Rugby World Cup 2019: Resilient Jack Nowell and Mako Vunipola return to give Eddie Jones plenty to think about

The Independent Sports 1 month ago

When Jack Nowell was wrenched back over his own leg by Saracens wing Sean Maitland in the Premiership final, it seemed his Rugby World Cup dreams had been dashed yet again.

The Exeter wing made just one appearance at the 2015 event in the dead rubber against Uruguay, with England’s elimination already confirmed. Nowell scored a hat-trick that day, yet it was nothing to write home about as England crashed to their worst performance at a World Cup.

For Nowell, 2019 was the chance to make up for that pain, only for a horrendous-looking tackle leaving him with damaged knee and ankle ligaments that required surgery. To make matters worse, Nowell was halfway through his rehabilitation in Italy in August when he needed emergency surgery to remove his appendix, spending four nights in a Treviso hospital as a result.

It would have been easy for a player to experience low after low after low and let go of that World Cup dream, but not Nowell.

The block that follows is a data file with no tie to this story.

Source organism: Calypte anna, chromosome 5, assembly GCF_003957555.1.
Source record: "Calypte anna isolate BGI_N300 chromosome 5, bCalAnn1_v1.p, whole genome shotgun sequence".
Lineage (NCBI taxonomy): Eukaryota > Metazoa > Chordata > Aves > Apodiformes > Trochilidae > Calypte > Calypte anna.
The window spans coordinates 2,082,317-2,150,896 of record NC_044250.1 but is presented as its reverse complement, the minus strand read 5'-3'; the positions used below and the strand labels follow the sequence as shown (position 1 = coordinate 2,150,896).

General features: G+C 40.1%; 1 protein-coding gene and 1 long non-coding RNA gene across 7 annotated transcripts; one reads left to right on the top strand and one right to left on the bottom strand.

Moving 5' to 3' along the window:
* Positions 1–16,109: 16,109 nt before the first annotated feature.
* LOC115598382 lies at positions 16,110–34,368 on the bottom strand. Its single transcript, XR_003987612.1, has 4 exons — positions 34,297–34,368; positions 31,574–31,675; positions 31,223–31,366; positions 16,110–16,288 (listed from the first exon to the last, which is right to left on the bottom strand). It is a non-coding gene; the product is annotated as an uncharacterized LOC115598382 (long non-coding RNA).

“At one stage he was pretty down,” said Eddie Jones after naming Nowell in the squad to face Argentina this weekend, “but he is a resilient character. I think he was born with that fighting spirit. My experience with him is that he has always been a good hard-working player.”

The loosehead prop may have only come on for England at half-time, but there had not been a run at the World Cup from a prop quite like what Genge produced against the USA. A barn-storming run saw him outpace one defender and trample over another, breaking the best part of 50 metres before it took two men to stop him. He was also excellent in the scrum to win countless penalties as the USA wilted.